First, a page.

UK COMMERCIAL PROPERTY – CHANGES ON THE HORIZON

In the past year the UK government has pressed ahead with some significant consultation papers and changes which will in future affect beneficial owners of non-resident legal entities owning UK commercial property. In this update, Selu Mdlalose, Client Service Director at Maitland in the Isle of Man, highlights the three changes likely to be of most interest to clients.

 

UK Land Registry database of property owned by corporates now free to access

With effect from 7 November 2017 HM Land Registry made its database of property owned by domestic and foreign businesses free for the public to access. The change was part of the government’s stated aim to make land ownership and interests more transparent. Access was previously offered at a cost ranging from £2,000 to £10,000. The information available includes the company’s address, name, country of incorporation, and the price paid.

Information on property owned by private individuals, charities and trusts remains unavailable to the public for the time being.

Proposed extension of capital gains tax to non-residents of UK commercial property

In the Maitland UK Autumn 2017 Budget update we highlighted the UK government’s consultation paper proposing that non-UK residents will become subject to capital gains tax (CGT) on the disposal of UK commercial property. The government intends to publish its response to the consultation and introduce the relevant legislation during 2018. The CGT charge would take affect from April 2019, with a rebasing provision to exclude historical gains.

The government’s restated objectives were to align the tax treatment of non-UK resident owners of UK property to that of UK residents and to reduce the incentive for investors to hold UK property through offshore structures.

A new UK register of beneficial owners of overseas entities owning UK property

• Overview

In April 2017 the UK government published a consultation document containing proposals to create a publicly-accessible register to record information about the beneficial ownership of certain overseas entities owning, or wanting to buy, property in the UK.  Such a register would be a world first. At the time the government asserted that introducing the register would reduce the potential for illegal activity to take place through overseas legal entities (“OLEs”) investing in the UK property sector. 

On 18 January 2018 the government announced that it intends to publish draft laws this summer and the register will “go live” by early 2021. Once passed into law, the proposals would impose a registration requirement for OLEs that already hold or purchase UK property.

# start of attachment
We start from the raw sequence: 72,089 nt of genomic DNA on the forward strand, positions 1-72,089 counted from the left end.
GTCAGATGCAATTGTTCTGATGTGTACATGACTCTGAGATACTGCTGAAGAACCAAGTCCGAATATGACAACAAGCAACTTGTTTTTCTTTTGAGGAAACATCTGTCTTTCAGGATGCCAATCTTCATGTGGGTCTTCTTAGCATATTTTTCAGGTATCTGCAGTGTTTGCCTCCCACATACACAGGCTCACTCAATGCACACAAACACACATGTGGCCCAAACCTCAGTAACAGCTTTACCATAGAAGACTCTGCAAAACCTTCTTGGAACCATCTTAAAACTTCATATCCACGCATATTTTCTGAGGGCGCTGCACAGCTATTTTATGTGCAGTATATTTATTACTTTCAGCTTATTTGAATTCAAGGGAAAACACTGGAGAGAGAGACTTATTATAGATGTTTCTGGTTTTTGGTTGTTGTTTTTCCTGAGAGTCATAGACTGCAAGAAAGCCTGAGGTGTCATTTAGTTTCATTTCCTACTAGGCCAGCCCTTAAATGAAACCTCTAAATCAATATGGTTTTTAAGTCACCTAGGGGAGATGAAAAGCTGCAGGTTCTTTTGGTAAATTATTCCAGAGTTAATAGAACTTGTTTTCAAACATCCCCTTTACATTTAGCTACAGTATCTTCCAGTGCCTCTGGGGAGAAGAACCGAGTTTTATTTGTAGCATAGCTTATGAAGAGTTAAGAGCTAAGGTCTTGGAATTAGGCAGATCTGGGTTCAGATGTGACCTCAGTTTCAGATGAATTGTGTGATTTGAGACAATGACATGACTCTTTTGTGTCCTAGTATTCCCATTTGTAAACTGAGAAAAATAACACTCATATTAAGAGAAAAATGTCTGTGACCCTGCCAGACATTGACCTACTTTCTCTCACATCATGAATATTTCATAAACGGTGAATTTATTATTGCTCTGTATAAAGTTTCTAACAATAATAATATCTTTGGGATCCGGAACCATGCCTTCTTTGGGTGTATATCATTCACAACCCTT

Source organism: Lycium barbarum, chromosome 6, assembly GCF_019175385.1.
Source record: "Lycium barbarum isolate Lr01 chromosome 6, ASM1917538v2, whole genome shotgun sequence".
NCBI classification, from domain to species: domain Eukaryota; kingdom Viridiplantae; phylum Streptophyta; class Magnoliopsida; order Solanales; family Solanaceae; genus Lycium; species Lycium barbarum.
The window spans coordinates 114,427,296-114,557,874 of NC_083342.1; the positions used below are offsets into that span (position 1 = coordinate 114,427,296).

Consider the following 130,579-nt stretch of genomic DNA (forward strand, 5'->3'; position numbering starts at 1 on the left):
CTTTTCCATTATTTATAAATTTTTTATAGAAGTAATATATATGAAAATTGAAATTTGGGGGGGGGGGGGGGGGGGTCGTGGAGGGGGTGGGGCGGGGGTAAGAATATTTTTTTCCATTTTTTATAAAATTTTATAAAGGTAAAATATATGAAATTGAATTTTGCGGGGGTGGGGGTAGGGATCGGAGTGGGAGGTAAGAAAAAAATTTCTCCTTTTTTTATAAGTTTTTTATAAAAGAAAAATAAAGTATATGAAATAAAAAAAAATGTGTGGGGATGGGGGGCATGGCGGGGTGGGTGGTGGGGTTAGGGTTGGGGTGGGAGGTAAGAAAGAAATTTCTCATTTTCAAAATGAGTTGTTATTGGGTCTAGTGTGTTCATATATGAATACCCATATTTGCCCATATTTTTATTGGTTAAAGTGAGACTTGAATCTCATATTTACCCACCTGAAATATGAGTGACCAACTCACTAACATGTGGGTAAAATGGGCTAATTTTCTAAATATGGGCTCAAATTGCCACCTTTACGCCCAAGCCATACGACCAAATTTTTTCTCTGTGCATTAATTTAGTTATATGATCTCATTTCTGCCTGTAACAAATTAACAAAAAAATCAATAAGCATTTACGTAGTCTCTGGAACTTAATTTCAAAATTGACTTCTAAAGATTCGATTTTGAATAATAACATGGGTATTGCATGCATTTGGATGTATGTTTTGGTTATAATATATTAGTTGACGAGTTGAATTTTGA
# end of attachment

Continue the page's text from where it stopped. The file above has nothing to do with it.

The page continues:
• What entities are affected?

The consultation document states that the beneficial ownership proposals will apply to “all legal entities”. As UK companies and limited liability partnerships are already required to disclose beneficial ownership information on the Persons of Significant Control (“PSC”) Register with the UK’s Companies House, the proposals will mainly affect OLEs, including offshore companies and limited liability partnerships.

• What beneficial ownership information must be registered?

The beneficial ownership information required would broadly mirror the existing requirements for the PSC Register already in place with respect to UK legal entities, to include the individual’s name, date of birth, nationality, service address and residential address.

Beneficial owners will therefore mean persons who, directly or indirectly, hold more than 25% of the shares in the company or more than 25% of the voting rights in the OLE, or hold the power to appoint or remove the majority of the board of directors or persons who otherwise have the right to exercise (or actually do exercise) significant control over the OLE.

• How are offshore trusts affected?

The position of offshore trusts which own UK property is somewhat complex. A trust is not considered a separate legal entity and would not in itself appear to meet the definition of an OLE. However, the consultation document suggests that the definition of an OLE will include a company acting as trustee. Therefore the beneficial owners of the trustee company may need to be added on the register, as may other individuals who exercise “significant influence or control” over a trust.

• How the new register is likely to work in practice

The new register would be publicly accessible and most likely be maintained by Companies House.

OLEs already holding UK real estate would have one year from the implementation date to provide the information required. Failure to comply would result in the OLE being unable to transfer property title in the event of its wishing to dispose of the property.

OLEs intending to acquire UK property would need to apply for registration at Companies House and provide information about beneficial ownership. On a successful application the OLE can acquire property. Future disposals would be restricted where the OLE had not complied with the register’s ongoing requirements. The government is considering whether to make it a criminal offence to fail to provide information to the new register or to fail to keep it up to date once provided.

• Impact on clients

Beneficial owners of UK property may be liable to have their personal information made publicly available in the UK. In addition, property transactions involving OLEs may be delayed due to the requirement to obtain or maintain an ID number from Companies House.

In conclusion, there have already been some changes, and 2018 will bring yet further changes. If you are or suspect you are beneficial owners of non-resident legal entities owning UK commercial property, it will be important to keep abreast of matters.

 

For more information, please contact

Selu Mdlalose: +44 1624 630095  /  selu.mdlalose@maitlandgroup.com

www.maitlandgroup.com

About the author: Selu Mdlalose

Selu Mdlalose